“Following The Law’s Cycles”
by Susan Slusser
Litigation grows more common among riders. Gary Brustin is a lucky man. He managed to combine his hobby, cycling, with his job as an attorney.
“I’ve been a cyclist for 25 years and I’ve been hit twice myself,” Brustin , 41, said. “This is something I enjoy doing. I have a lot of job satisfaction. It’s an absolute pleasure.”
In an increasingly litigious society – and one in which more people than ever are cycling – it is not surprising that now there are lawyers who specialize in cycling-related cases.
“When I took up cycling, I heard a lot of people say that their lawyer doesn’t really understand cycling,” said Richard Forcier, an attorney in Tucson, Ariz., who handles about 30 cycling cases per year. “There are some special liability concerns with cycling, and it helps to have some understanding of riding techniques.”
So, like Brustin, Forcier blended his interest with his career.
“It’s great,”he said. “If my clients come in and I’m wearing lycra shorts, they think it’s neat. We start off talking about the case, and always wind up spending half our time just talking about cycling.”
Brustin probably is the busiest cyclist legal representative on the West Coast, with main offices in Beverly Hills and San Francisco and smaller offices in other cities including Sacramento. He began taking clients about five years ago and now handles 100 or so cases a year.
The most common proceedings involve a vehicle turning left in front of a rider.
“That’s 50 percent of all cases,” he said. “And drivers always say, ‘I didn’t see the cyclist,’ or ‘I didn’t realize the cyclist was going so fast,’ or ‘I thought bikes are supposed to be on the sidewalk.’ So you’re talking about an invisible, fast moving object that people think shouldn’t be on the road.”
Brustin has had success, however, seldom losing cases in the past few years. “You have to pick and choose your cases pretty carefully,” he said. “And 85 percent of cases settle before they go to court.”
Forcier says he’s had about 25 percent of his cases go to trial.
“Cyclists considering litigation should remember that most cases are tried than settled when compared to automobile accident cases,” he said. “And given the severity of the injury – say, a broken collarbone – the amount awarded is going to be less than an automobile accident.”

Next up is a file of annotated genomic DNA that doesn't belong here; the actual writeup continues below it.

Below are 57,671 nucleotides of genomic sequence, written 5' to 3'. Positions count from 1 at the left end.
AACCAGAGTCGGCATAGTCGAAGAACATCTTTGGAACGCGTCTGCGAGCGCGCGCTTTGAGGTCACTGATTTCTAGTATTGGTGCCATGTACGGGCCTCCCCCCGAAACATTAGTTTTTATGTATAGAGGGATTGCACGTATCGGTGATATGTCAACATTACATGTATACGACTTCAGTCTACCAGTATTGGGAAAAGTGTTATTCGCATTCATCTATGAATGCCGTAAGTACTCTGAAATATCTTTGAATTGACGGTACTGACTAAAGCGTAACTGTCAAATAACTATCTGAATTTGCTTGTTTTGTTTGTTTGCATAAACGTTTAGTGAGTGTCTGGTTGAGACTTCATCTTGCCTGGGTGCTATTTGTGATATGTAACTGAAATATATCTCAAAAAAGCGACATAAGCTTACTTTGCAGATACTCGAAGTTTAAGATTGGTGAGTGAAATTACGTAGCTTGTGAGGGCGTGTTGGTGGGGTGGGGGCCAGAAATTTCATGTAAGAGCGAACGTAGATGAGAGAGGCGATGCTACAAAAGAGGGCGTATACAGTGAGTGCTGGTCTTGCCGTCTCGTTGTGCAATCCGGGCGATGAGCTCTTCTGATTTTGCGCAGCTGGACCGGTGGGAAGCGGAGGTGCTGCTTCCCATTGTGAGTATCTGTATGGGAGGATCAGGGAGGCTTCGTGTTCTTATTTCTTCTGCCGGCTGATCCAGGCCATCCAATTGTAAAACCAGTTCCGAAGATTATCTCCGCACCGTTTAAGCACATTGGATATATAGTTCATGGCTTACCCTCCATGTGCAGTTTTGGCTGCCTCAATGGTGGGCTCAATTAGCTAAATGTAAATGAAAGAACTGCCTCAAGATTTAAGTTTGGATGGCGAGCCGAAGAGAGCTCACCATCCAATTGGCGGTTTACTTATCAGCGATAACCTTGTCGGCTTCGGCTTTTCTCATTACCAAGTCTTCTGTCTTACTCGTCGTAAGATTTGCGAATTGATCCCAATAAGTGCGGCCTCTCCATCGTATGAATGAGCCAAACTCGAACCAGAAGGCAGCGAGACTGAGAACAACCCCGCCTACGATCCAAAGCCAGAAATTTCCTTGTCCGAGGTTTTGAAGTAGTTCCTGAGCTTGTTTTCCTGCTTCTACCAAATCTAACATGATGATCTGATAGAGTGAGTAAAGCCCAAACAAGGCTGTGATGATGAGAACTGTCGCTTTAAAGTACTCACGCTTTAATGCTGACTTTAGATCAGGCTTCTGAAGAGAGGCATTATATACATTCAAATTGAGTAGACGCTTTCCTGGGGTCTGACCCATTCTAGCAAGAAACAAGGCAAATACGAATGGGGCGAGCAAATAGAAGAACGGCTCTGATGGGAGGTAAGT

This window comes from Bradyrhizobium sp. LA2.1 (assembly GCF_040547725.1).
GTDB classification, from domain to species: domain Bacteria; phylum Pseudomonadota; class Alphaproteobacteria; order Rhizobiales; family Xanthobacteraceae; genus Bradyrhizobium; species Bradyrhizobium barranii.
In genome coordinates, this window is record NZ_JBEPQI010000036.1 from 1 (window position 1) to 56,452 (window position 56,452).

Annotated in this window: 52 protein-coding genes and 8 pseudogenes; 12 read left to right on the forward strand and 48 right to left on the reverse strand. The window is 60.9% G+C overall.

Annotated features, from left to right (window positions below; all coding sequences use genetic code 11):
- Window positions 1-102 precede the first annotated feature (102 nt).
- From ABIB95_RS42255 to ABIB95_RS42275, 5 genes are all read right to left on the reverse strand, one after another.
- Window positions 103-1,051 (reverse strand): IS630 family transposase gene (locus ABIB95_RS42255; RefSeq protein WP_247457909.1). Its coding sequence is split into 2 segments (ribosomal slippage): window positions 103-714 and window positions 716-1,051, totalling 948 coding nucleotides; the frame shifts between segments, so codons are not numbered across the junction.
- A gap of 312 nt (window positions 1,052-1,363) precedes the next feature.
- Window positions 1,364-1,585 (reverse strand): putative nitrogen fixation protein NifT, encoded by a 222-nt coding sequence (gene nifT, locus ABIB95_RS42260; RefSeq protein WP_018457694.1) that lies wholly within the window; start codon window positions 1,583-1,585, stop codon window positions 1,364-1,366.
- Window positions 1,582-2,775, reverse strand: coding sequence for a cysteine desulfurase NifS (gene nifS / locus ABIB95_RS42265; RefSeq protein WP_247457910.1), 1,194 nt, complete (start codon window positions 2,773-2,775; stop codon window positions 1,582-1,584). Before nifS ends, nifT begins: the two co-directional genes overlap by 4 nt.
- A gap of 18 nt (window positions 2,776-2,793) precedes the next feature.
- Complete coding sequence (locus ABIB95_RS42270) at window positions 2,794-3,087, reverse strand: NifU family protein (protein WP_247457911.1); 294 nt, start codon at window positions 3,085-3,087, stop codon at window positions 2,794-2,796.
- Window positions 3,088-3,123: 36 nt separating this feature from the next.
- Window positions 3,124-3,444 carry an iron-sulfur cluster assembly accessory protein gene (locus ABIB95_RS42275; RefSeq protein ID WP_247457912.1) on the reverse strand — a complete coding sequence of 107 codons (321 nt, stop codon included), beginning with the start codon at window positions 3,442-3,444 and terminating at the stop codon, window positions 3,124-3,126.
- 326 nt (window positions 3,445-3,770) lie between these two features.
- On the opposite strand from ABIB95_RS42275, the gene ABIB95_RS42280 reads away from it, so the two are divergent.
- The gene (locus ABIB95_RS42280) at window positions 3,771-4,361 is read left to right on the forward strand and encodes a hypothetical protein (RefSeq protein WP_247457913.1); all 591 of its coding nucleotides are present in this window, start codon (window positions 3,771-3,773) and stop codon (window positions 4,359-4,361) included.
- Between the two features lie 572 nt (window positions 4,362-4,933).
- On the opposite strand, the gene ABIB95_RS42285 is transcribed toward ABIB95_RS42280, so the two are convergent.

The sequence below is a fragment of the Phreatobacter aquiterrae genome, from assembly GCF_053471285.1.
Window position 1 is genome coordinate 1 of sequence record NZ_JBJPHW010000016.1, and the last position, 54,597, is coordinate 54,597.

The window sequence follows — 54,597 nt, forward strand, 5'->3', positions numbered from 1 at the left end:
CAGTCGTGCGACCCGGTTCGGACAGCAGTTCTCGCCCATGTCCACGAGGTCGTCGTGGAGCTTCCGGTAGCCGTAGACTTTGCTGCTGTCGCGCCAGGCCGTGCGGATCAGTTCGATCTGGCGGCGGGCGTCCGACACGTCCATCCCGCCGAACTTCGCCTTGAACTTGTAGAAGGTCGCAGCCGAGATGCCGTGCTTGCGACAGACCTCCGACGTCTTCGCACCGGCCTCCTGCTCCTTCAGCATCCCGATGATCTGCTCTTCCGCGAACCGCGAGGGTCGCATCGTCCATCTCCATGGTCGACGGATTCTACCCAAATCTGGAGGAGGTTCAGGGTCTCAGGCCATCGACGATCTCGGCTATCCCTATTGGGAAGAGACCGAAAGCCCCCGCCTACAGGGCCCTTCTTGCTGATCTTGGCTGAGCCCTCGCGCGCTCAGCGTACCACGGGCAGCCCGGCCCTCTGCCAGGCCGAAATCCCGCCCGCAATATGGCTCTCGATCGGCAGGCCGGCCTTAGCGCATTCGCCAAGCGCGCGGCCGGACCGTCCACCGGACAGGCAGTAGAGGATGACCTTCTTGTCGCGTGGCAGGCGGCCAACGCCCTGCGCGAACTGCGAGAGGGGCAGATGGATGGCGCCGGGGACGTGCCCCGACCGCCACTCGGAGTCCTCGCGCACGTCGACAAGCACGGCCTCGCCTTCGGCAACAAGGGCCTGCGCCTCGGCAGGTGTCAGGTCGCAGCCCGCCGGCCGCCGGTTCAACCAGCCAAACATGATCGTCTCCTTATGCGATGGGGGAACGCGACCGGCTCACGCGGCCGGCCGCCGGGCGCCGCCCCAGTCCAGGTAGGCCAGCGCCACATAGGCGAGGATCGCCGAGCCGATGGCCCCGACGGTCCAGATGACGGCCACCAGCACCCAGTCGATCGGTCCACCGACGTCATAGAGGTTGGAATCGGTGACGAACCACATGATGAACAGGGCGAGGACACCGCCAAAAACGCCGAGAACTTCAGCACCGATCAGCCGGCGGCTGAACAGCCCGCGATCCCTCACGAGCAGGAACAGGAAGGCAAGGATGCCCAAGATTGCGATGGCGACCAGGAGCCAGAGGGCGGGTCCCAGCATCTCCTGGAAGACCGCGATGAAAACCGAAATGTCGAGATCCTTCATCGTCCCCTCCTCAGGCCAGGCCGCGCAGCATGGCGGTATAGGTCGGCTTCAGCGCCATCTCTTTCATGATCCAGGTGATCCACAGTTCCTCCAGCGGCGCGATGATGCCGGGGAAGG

“The reason for that is that insurance companies capitalize on the prejudice against cyclists. Juries think’ ‘I don’t think they should be on the same road with cars. It’s dangerous.’ Many people see bikes as things kids ride to grade school.”
That said, both lawyers encourage cyclists to consult an attorney if they feel they have a case. Personal injury lawyers, including cycling specialists, work on a contingency fee and offer free consultations.
“I think it’s most appropriate to consult an attorney when a cyclist feels that they are in the right and didn’t do anything wrong,” Brustin said, “or when the driver thinks the cyclist was at fault. I’ve handled hundreds of cases where the police report even says the cyclist is at fault. But in 10 minutes of consultation, you can get some good advice.”
Said Forcier, “In all cases, contact an attorney. Just find out what they have to say about it. A lot of times you can get something resolved with just a letter to an insurance company. And sometimes, all you have to do is draw up a lawsuit and then talk settlement. And an accident attorney with a good reputation will usually get a good settlement.”
That’s where going to cycling specialists comes in. They have seen such cases before and know how best to serve their clients. the most important things to consider if you’re in an accident, according to Forcier, are to line up witnesses and document any injuries.
“Make out a police report, and if you’re hurt, tell the police officer,” he said. “Cyclists are used to pain; I’ve seen riders with torn ligaments ride home and just not report that they’re injured because they just didn’t realize the extent of the damage.”
Cycling litigation doesn’t involve just bicycle/ automobile accidents. Brustin and Forcier have been involved with suits against manufacturers for faulty equipment and even cases where cyclists rode into stationary objects.
“I had one case where a van with a special permit to park in a bike lane in a shady spot under a tree and didn’t have a marking cone behind it,” Brustin said. ” A cyclist rode right into the back of the van, and I mean right into the van, and suffered serious injuries.”
The strangest case Brustin’s had he said, involved a motorist driving along the coast in Palos Verdes who became so annoyed at a cyclist on the road that he came back around and had his passenger open his door to try to sweep the rider off the road.
Brustin and Forcier are involved in the cycling community, sponsoring teams and giving talks. Brustin sponsored a rider in the Race Across America and often donates helmets to groups and holds bicycle safety seminars.
Said Brustin, “We both feel that if you are a cyclist and you work in this field, that you should put something back into the community.”
Susan Slusser is a staff writer for the Bee and a bicycling enthusiast.
Her column appears on alternate Wednesdays in The Great Outdoors.